Multimedia File Formats

Multimedia data and information must be stored in a disk file using formats similar to image file formats. Multimedia formats, however, are much more complex than most other file formats because of the wide variety of data they must store. Such data includes text, image data, audio and video data, computer animations, and other forms of binary data, such as Musical Instrument Digital Interface (MIDI), control information, and graphical fonts. (See the "MIDI Standard" section later in this chapter.) Typical multimedia formats do not define new methods for storing these types of data. Instead, they offer the ability to store data in one or more existing data formats that are already in general use.

For example, a multimedia format may allow text to be stored as PostScript or Rich Text Format (RTF) data rather than in conventional ASCII plain-text format. Still-image bitmap data may be stored as BMP or TIFF files rather than as raw bitmaps. Similarly, audio, video, and animation data can be stored using industry-recognized formats specified as being supported by that multimedia file format.

Multimedia formats are also optimized for the types of data they store and the format of the medium on which they are stored. Multimedia information is commonly stored on CD-ROM. Unlike conventional disk files, CD-ROMs are limited in the amount of information they can store. A multimedia format must therefore make the best use of available data storage techniques to efficiently store data on the CD-ROM medium.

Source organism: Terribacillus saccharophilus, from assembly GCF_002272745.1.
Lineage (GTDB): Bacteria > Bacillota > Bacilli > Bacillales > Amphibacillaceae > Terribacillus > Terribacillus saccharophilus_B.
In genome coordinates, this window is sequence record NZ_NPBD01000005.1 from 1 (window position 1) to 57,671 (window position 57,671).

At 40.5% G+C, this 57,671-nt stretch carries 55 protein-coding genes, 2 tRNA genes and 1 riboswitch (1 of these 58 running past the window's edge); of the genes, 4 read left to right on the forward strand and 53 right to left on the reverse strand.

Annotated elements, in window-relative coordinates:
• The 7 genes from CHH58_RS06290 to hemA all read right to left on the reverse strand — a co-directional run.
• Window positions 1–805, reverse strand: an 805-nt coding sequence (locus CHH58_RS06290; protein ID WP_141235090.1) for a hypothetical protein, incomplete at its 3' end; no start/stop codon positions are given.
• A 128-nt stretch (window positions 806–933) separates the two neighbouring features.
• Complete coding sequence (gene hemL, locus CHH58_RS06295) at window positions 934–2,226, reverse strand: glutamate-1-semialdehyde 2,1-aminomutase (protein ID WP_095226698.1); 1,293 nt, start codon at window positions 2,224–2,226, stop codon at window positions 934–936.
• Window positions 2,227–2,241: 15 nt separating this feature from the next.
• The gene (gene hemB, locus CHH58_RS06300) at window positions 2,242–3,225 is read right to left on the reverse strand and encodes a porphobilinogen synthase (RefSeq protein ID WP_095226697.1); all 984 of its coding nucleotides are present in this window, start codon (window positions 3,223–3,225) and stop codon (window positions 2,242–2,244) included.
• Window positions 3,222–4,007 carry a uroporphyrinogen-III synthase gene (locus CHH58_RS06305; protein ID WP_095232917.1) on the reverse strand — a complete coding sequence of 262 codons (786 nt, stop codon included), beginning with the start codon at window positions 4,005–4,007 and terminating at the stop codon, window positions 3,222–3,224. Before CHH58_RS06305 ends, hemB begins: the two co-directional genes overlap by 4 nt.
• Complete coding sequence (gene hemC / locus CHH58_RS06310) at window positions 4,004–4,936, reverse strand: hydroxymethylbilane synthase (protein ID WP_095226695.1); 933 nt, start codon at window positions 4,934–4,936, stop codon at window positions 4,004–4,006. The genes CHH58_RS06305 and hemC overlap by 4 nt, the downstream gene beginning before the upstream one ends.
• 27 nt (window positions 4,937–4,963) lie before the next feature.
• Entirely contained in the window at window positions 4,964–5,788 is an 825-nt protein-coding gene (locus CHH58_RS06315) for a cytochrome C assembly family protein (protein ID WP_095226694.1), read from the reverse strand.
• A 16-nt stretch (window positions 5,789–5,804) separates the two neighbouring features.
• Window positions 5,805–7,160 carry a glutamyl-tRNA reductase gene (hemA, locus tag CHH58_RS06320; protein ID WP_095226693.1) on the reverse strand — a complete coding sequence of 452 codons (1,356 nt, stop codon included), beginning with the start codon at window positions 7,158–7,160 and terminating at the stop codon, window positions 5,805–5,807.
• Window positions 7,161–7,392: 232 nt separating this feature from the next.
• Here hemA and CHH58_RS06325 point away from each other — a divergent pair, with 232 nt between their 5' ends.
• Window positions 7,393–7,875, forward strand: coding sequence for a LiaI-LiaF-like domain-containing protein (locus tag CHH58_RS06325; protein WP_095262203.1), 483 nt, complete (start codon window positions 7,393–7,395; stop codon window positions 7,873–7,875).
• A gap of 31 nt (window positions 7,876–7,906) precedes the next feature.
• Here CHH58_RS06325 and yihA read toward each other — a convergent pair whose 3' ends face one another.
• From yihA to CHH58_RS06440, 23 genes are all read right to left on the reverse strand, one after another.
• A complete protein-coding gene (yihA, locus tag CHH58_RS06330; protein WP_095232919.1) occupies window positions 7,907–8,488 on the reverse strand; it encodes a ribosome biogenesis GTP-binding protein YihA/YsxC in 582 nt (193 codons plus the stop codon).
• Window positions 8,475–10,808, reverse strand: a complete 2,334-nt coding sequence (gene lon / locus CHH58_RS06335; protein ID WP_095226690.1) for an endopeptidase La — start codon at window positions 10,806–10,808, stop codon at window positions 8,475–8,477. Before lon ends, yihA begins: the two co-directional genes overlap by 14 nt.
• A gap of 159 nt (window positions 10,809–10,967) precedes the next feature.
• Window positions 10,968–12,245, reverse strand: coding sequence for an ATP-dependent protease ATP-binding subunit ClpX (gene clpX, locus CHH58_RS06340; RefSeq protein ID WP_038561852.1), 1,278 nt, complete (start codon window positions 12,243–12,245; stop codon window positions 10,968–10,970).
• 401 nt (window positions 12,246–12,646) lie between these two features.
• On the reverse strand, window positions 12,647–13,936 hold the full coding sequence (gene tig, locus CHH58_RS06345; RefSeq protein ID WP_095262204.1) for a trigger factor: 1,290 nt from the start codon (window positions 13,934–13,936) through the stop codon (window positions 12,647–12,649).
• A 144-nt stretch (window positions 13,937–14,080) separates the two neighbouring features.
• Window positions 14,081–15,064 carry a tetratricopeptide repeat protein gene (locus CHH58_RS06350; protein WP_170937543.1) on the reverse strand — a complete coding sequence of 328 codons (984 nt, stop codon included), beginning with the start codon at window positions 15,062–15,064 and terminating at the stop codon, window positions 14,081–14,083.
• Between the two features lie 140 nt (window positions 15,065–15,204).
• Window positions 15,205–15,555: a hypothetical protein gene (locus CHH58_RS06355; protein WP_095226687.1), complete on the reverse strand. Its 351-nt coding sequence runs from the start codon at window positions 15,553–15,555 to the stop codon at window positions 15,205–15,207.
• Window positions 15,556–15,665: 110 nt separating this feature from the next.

There are many types of CD-ROM devices and standards that may be used by multimedia applications. If you are interested in multimedia, you should become familiar with them.

The original Compact Disc first introduced in early 1980s was used for storing only audio information using the CD-DA (Compact Disc-Digital Audio) standard produced by Phillips and Sony. CD-DA (also called the Red Book) is an optical data storage format that allows the storage of up to 74 minutes of audio (764 megabytes of data) on a conventional CD-ROM.

The CD-DA standard evolved into the CD-XA (Compact Disc-Extended Architecture) standard, or what we call the CD-ROM (Compact Disc-Read Only Memory). CD-XA (also called the Yellow Book) allows the storage of both digital audio and data on a CD-ROM. Audio may be combined with data, such as text, graphics, and video, so that it may all be read at the same time. An ISO 9660 file system may also be encoded on a CD-ROM, allowing its files to be read by a wide variety of different computer system platforms.

The CD-I (Compact Disc-Interactive) standard defines the storage of interactive multimedia data. CD-I (also called the Green Book) describes a computer system with audio and video playback capabilities designed specifically for the consumer market. CD-I units allow the integration of fully interactive multimedia applications into home computer systems.

A still-evolving standard is CD-R (Compact Disc-Recordable or Compact Disc-Write Once), which specifies a CD-ROM that may be written to by a personal desktop computer and read by any CD-ROM player.

For more specific information on multimedia, refer to the articles on the RIFF, DVI, QuickTime, and MPEG multimedia formats.

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